I didn’t go back into EOTB1 to fill in the gaps as I couldn’t find any route out of the final level back to the earlier ones. So I’ve been playing the sequel instead which is far, far larger and also more difficult. The engine appears identical but there are story elements throughout to flesh the plot out. It’s a better made game all round. Possibly a little too difficult at times but nothing a little cheating can’t solve.

    Mr Creosote

    Hrm… I fear I won’t make many friends with this, but I really feel this game has not aged that well. It was really flashy looking at the time, but that has worn off. It filled a gap as Dungeon Master wasn’t out on IBM, as mentioned. Not a factor anymore today. The only thing which really kept me occupied in the first one back in the day (I bought 1+2 back then) was the lack of automapping plus those secret passages, spinners etc. Without these obscurity factors (which I really don’t like anymore), there isn’t much holding you up, is there? The second one at least is a little less linear. Or pretends to be so.

    For sure there must be a lot of nostalgia involved in all those glaring “look back” videos etc. these days.


    If I can distance myself from my nostalgia, then I’d have to say EOB 1 is … fine. If all you’re after is a straightforward first person dungeon crawler then this should tick most of your boxes. I think it looked and still looks great, what with everything being hand painted and no ugly scaling. A few more frames of animation for the enemies would have made a massive difference, but whatever.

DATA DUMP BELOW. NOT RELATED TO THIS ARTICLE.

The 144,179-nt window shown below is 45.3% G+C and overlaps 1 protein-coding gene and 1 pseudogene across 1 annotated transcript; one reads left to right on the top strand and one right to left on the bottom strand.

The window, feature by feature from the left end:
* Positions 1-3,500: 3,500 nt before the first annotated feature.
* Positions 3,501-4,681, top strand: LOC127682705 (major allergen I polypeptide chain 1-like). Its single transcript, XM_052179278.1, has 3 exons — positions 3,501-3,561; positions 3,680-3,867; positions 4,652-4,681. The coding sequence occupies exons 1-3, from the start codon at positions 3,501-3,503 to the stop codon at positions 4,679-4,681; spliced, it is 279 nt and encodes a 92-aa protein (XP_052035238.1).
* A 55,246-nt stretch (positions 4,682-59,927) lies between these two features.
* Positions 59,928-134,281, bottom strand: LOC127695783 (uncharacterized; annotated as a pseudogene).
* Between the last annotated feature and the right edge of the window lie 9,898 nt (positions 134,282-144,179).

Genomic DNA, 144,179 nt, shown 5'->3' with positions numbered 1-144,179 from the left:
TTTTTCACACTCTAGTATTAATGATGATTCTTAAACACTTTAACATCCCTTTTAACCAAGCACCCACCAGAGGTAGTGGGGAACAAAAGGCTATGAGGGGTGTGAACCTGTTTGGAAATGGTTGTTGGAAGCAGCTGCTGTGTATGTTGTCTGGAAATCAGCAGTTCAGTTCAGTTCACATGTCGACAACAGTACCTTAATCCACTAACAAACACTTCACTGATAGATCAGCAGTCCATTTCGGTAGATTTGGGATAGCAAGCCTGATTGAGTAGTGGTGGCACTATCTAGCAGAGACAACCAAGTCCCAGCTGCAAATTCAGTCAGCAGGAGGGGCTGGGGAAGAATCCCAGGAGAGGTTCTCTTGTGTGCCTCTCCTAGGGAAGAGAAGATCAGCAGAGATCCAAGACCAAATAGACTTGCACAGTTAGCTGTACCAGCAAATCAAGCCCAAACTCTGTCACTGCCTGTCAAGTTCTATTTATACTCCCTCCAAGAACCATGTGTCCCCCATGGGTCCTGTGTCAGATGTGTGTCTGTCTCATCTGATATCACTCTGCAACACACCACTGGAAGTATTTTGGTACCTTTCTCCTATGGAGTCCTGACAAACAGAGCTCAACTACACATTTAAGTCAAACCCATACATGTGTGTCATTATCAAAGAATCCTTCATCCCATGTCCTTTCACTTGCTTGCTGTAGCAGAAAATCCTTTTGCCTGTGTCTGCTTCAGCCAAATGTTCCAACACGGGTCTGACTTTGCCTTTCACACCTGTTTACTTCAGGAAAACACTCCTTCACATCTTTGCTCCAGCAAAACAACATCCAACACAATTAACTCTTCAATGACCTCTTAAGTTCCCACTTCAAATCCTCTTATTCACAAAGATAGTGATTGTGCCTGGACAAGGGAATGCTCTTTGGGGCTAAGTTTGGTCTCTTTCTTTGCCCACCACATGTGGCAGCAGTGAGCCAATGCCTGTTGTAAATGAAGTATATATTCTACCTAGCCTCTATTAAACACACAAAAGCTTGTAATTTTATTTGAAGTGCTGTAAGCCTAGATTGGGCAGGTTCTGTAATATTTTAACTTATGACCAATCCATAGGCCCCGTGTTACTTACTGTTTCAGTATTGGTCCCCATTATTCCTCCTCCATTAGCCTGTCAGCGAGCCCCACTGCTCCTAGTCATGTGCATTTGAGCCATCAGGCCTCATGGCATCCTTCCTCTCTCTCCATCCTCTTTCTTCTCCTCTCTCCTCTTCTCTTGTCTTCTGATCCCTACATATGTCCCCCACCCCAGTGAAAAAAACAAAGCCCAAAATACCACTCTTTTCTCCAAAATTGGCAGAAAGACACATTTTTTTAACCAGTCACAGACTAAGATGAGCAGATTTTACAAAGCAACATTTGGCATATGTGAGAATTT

The game loop is not too bad either. A few unnecessarily tedious aspects aside (picking up all your daggers, darts and arrows after a big fight!), the controls and interface are a lot smoother and more intuitive than many games of the era.
    But for me the levels and story are just so-so. I will say there is (slightly) more story and interaction with NPCs than you might expect of a simple dungeon crawler, but it’s all pretty perfunctory. The levels also feel mostly abstract and soulless to me, but that could just be me.

    Long story short, I’d agree the first title isn’t some kind of standout gem (different story for number 2!), but it’s enjoyable enough if you don’t set your expectations too high.


    Yeah, the pretty graphics and realtime combat are probably EOB’s best qualities. But EOB1’s design is annoying in several ways. I suspect this goes for EOB2 and 3 too, though I haven’t played them.

    In the voice message I sent, I said I prefer Might and Magic 3: I now started playing World of Xeen and that game is much more fun than EOB. The combat is simpler, but improving your characters, finding treasure and solving quests feels so rewarding. I’m having a blast.

    EOB almost seems to take pleasure in punishing you for playing it and not in a good way. Especially the hostile level design/traps and general lack of guidance and explanation suck away the fun. The only thing going for it is more freeform real-time combat, and arguably “smarter” puzzles. But even for those, I think Dungeon Master 2 just did all of that better.